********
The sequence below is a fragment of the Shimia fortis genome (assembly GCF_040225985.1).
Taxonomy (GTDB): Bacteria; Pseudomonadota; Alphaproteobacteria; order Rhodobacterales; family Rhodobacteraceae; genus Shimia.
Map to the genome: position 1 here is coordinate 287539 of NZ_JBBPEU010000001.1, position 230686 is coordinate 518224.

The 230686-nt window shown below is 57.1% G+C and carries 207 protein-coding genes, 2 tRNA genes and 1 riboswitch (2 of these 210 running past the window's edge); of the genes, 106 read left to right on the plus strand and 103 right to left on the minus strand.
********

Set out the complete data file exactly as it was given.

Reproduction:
The sequence below is a fragment of the Shimia fortis genome (assembly GCF_040225985.1).
Taxonomy (GTDB): Bacteria; Pseudomonadota; Alphaproteobacteria; order Rhodobacterales; family Rhodobacteraceae; genus Shimia.
Map to the genome: position 1 here is coordinate 287539 of NZ_JBBPEU010000001.1, position 230686 is coordinate 518224.

The 230686-nt window shown below is 57.1% G+C and carries 207 protein-coding genes, 2 tRNA genes and 1 riboswitch (2 of these 210 running past the window's edge); of the genes, 106 read left to right on the plus strand and 103 right to left on the minus strand.